“I avoid these beaches because of my wheelchair,” said Elaine Paliatsas-Haughey of Bellmawr. “I used to go there often as a kid. Wildwood was my family’s beach of choice, but as my disability changed and so did the beach, the effort to go there wasn’t worth it anymore.”

Then there’s a health concern. The beach has now grown to be two to three feet higher than city’s storm drains, which means these drains are not able to empty into the ocean. Rather, there are water ponds on the beach, about 700 feet from the water’s edge, creating pools sometimes two or three acres wide.

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“Moms love them because they’re six inches deep and 100 degrees,” Farrell said. “But they’re full of fermenting seagull poop, puppy poop, a little motor oil, transmission fluid, fertilizer runoff, and chloroform levels much higher than the safe limit. Ingesting this water is probably not fatal, but it will definitely make you feel crappy for a while.”

When a heavy rain meets a high tide, the storm drains can’t empty, causing severe flooding beginning on Pacific Avenue and extending for up to 15 blocks.

The solution

City officials have been battling with the storm drain-blocking sand for years, digging it out with industrial equipment on a daily basis, and coming up with creative solutions. Last spring, in a mutually beneficial deal, the city of North Wildwood agreed to take 33 dump-truck loads of the problematic sand from Wildwood and use it to replenish its own depleted beaches for $250,000. The method, called backpassing, was not a permanent solution — wave action has already reblocked the drains. So while the method was far cheaper than dredging, the city doesn’t have much to show for its investment.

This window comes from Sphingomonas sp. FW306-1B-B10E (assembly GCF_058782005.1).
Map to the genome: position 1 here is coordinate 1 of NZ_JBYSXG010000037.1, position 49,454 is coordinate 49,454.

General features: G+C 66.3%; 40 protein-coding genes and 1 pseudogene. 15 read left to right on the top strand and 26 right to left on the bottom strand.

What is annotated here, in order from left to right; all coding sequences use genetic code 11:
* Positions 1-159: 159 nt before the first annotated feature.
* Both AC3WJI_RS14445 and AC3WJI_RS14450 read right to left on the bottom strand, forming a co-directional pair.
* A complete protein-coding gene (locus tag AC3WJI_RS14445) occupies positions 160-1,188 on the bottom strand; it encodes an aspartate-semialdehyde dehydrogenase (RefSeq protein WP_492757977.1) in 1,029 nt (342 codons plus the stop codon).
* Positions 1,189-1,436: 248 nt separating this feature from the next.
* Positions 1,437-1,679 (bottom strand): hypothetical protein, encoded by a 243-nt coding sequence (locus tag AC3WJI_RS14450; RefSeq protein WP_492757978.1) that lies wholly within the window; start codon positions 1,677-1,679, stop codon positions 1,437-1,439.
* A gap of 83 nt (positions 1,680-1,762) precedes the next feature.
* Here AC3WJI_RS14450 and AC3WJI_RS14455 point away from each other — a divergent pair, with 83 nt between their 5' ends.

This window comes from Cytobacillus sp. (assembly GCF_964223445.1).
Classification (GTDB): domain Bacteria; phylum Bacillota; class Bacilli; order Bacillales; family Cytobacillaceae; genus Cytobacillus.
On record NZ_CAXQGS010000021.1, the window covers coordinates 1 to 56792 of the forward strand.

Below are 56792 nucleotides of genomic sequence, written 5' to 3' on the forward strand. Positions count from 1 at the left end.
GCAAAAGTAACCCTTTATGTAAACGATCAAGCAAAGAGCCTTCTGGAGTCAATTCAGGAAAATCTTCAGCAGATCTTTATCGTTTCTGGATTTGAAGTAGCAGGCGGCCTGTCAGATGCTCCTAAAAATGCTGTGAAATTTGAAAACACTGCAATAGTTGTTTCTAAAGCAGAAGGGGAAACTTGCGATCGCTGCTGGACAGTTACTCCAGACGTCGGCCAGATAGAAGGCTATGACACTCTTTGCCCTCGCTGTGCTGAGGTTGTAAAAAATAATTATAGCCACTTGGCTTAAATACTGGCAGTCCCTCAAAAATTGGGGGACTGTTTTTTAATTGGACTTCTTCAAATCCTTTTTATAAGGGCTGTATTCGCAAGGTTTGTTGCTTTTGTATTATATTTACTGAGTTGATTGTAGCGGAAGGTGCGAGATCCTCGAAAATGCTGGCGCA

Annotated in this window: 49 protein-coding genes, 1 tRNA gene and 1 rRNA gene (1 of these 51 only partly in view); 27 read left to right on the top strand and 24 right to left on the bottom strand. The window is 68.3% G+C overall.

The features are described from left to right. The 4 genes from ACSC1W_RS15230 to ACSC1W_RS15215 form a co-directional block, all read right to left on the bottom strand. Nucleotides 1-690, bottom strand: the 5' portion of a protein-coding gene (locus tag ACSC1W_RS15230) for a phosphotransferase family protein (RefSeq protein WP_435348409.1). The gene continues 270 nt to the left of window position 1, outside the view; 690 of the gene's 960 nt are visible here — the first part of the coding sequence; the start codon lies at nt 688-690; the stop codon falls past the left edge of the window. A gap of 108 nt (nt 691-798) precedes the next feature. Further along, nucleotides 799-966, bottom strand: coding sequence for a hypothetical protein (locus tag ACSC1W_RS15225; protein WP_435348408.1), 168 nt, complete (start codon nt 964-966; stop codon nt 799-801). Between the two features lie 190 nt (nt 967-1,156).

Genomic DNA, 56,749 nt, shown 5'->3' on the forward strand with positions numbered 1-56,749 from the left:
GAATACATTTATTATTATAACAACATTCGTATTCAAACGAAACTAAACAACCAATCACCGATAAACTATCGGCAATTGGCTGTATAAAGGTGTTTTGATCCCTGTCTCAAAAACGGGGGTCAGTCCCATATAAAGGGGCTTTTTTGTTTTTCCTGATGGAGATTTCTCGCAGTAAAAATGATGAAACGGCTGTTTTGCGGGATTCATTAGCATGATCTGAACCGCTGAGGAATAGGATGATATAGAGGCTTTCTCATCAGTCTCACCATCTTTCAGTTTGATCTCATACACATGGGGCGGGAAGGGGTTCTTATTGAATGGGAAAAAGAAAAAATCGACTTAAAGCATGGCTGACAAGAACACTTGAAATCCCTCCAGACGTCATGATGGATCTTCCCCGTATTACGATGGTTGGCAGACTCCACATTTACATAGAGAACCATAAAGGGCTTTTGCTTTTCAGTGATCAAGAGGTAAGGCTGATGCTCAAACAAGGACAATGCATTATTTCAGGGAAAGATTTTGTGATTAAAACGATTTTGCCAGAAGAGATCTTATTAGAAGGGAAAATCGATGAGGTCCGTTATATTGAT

This fall, Wildwood announced a more permanent fix — with a $12.32 million grant from The New Jersey Department of Environmental Protection’s Flood Hazard Risk Reduction and Resiliency Program, they’ll be removing five outfalls altogether and building a large manifold pipe down the center of Pacific Avenue. This will lead to a pump station in on Leaming Avenue near the boardwalk that will suck the water out of the pipe and into the ocean, eliminating the flooding issue.